To date, the main aim of marketing campaigns has been low-key ‘informative’ advertising of selected games, rather than promises of compelling mobile content. Japanese and South Korean operators have also driven mobile gaming by marketing affinity brands, in particular well known entertainment, and often, domestic brands. Japanese and South Korean operators have successfully used domestic brands, in particular, for sponsored mobile games, especially if the content is associated with encouraging store visits or consumer activity.
Co-operation, rather than competition is crucial in the short to medium term
The industry should again look to Japan and South Korea for examples of revenue sharing that have worked. In the early stages, Japan enjoyed some subtle but significant differences in the wireless content business model that many have overlooked. NTT DoCoMo (9437q.L) dominated relationships with handset manufacturers and content producers. This enabled DoCoMo (9437q.L) to dictate the kind of systems and services it wanted, reducing its risk and increasing efficiency. However, as the mobile content market gradually developed, the two other large operators, KDDI (9433.F) and J-Phone (9434.F), benefited from this market standardization. Most aggregators and portals in Japan are therefore interoperable with all operators.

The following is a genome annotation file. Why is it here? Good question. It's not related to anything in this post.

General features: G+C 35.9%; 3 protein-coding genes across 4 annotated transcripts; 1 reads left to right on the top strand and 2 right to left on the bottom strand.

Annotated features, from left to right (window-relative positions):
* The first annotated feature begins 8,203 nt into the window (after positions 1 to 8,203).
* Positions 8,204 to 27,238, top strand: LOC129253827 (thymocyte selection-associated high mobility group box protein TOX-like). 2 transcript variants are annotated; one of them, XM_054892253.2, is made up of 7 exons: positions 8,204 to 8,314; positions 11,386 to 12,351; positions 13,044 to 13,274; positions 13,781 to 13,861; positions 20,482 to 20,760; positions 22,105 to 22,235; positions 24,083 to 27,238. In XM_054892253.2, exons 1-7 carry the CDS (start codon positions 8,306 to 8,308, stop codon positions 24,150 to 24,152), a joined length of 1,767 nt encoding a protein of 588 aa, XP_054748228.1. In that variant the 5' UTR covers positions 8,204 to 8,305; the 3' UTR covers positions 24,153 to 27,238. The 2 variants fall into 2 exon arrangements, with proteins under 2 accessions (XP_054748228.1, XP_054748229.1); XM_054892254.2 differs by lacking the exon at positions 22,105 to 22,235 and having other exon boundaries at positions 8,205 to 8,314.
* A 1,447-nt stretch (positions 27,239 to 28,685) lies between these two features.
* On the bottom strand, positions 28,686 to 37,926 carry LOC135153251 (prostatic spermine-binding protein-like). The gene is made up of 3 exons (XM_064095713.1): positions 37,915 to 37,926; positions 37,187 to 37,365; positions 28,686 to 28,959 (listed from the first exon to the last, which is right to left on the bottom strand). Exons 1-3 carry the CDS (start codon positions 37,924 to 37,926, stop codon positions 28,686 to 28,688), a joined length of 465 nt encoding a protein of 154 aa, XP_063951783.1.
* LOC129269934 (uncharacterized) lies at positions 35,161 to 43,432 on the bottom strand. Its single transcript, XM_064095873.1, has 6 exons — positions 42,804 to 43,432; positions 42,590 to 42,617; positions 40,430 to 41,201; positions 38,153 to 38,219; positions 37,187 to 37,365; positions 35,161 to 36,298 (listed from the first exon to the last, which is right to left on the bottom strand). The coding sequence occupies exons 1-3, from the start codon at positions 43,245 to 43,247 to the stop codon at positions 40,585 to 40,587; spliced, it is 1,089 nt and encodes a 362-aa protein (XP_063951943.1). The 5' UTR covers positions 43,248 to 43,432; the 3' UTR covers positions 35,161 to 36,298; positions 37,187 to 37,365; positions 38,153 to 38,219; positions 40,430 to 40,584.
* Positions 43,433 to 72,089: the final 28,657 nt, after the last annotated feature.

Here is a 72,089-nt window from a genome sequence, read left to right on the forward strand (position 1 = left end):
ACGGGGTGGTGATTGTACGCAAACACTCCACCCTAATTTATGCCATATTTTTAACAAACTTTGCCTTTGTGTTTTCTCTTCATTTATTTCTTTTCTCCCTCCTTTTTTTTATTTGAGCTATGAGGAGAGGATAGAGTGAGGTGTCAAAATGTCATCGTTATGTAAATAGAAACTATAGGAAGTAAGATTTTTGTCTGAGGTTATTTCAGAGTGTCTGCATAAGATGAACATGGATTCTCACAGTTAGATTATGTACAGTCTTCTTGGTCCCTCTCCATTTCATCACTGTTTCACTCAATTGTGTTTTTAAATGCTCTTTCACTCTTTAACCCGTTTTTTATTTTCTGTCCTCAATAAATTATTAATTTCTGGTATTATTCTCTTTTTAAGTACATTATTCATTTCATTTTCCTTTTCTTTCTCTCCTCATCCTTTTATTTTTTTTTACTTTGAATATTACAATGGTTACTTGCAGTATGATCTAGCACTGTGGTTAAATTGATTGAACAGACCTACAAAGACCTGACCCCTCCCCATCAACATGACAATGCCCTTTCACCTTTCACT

NTT DoCoMo’s (9437q.L), and indeed all other Japanese operators’, ‘hands off’ approach has paid off in the sense that there is an abundance of content available and operators can focus on marketing and customer segmentation activities to push uptake, rather than getting involved with content themselves.
The lessons to learn from Japanese and South Korean operators on the supply-side suggest that industry co-operation, rather than competition, is crucial in the short to medium term. This may involve a slight danger of cartel building, but Datamonitor believes that industry co-operation nevertheless holds the key to create a thriving development community. It will be very difficult for an operator to drive mobile gaming alone unless it has a very dominant position and/or a huge subscriber base.
Clearly, though, operators must drive mobile gaming in the early stages and assume the responsibility for encouraging content development by both industrial agreements and by offering financial incentives.